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States Are Bailing Out Failing Power Plants; the Feds Shouldn’t Follow Suit

The opinions expressed by columnists are their own and do not necessarily represent the views of Townhall.com.
AP Photo/John Bazemore, File

In a free enterprise system, some businesses prosper while some do not. Success and failure are simply a byproduct of the free market that should be expected. And when businesses fail due to market conditions, it should not be the responsibility of the federal government to bail them out or give them special treatment. So why then is conjecture building once again that key members of the Trump administration still want to revive plans to bail out failing power plants?

Last year, the Department of Energy was trying to use its power to revitalize a handful of well-connected but economically uncompetitive coal and nuclear power plants with taxpayer and ratepayer dollars. The plan would have diverted tens of billions of dollars to just a few large companies, all the while raising costs on American businesses, consumers, and taxpayers. It would have represented the epitome of corporate cronyism and an unprecedented interference by big government into America’s energy market. For those reasons, a broad collection of consumer groups, taxpayer groups, and renewable and nonrenewable energy interests have all opposed this flawed idea.

The Federal Energy Regulatory Commission and the president’s National Security Council rejected plans for a bailout last year. It was a wise move, as more heavy-handed government intervention would be counter to the president’s successful work to get Uncle Sam out of the economy and out of the pockets of taxpayers.

However, with Democratic FERC Commissioner Cheryl LaFleur stepping down this month, there are rumblings around Washington that bailout supporters may revive their cronyism plan. Given FERC’s authority, the administration knows the independent energy regulator is its biggest hurdle to subsidizing its favored energy sources. So packing FERC with sympathetic commissioners could be a step toward reviving the bailout plan. According to outgoing Commissioner LaFleur, “We certainly still see people in the administration?—highly placed people in the administration?—make comments about the need to sustain U.S. coal so I’m not sure the issue is gone.”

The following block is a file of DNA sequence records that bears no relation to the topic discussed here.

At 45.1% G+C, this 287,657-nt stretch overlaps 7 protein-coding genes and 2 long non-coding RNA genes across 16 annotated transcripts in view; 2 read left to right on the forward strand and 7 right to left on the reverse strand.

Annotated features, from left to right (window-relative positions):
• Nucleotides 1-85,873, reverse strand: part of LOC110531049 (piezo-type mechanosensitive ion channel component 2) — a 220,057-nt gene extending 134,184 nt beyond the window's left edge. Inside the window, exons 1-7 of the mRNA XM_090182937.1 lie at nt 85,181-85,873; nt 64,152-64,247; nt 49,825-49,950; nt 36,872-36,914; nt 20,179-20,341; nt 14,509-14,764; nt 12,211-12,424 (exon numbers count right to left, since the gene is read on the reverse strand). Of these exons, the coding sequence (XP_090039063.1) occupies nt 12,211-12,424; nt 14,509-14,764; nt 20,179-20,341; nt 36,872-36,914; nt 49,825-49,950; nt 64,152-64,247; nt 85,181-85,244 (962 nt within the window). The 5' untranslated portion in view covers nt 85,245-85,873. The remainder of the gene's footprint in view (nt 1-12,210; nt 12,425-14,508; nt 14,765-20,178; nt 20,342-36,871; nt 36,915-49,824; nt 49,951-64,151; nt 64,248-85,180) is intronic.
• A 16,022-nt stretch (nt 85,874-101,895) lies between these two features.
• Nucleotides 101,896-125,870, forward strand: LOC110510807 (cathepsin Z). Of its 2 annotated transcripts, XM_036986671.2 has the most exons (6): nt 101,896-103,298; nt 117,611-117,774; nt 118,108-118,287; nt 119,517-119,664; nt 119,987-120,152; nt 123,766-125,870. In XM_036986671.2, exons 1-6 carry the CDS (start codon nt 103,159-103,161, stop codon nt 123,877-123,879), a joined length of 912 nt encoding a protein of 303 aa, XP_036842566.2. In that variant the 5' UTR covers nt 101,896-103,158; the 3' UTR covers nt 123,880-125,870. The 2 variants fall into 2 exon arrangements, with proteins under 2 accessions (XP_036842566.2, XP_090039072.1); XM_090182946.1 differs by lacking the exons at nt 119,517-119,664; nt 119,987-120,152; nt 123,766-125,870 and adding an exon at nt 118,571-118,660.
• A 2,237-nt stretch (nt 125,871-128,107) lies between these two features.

Certainly, these fears are not totally outside of reality.  After all, the most recently confirmed commissioner, Bernard McNamee, was one of the architects of subsidizing aging coal and nuclear plants. Many Senators find his presence on the independent agency to be problematic, with one Energy Committee member noting McNamee’s nomination isn’t “like the fox guarding the chicken coop. This is putting the fox inside the chicken coop.”

It’s critically important the president nominate a commissioner who brings an impartial perspective to FERC and does not try to tilt the energy playing field in favor of certain industries or companies. 

While these special-interest groups have yet to successfully secure federal subsidies, their army of energy lobbyists’ influence has landed billions of dollars in subsidies for failing power plants - all at the expense of taxpayers and consumers. In Ohio, Pennsylvania, and New Jersey, lawmakers negotiated behind closed doors to dump billions into the coffers of special interest groups. The federal government would be wise to avoid making a similar play.

In New Jersey, some companies will receive more than $3.5 billion over the next decade, making this the most expensive corporate welfare program in New Jersey history - all while the state faces growing budget problems. It’s a similar story in Ohio, where lawmakers handed out subsidies for a few struggling nuclear plants - at an annual cost of $150 million that will be paid for by energy consumers.

America’s energy renaissance from natural gas and renewable sources has been a boon for the economy and consumers, even if it means slowly phasing out older, inefficient energy plants. But renewed attempts to tilt the energy sector through carve outs for special interests with consumers picking up the tab is the wrong approach. In a free market system there are winners and losers, and policymakers who support these subsidy bailouts make clear their constituents are on the losing team.

Thomas Aiello is a policy and government affairs associate with the National Taxpayers Union, a nonprofit dedicated to tax policy advocacy and education at all levels of government.

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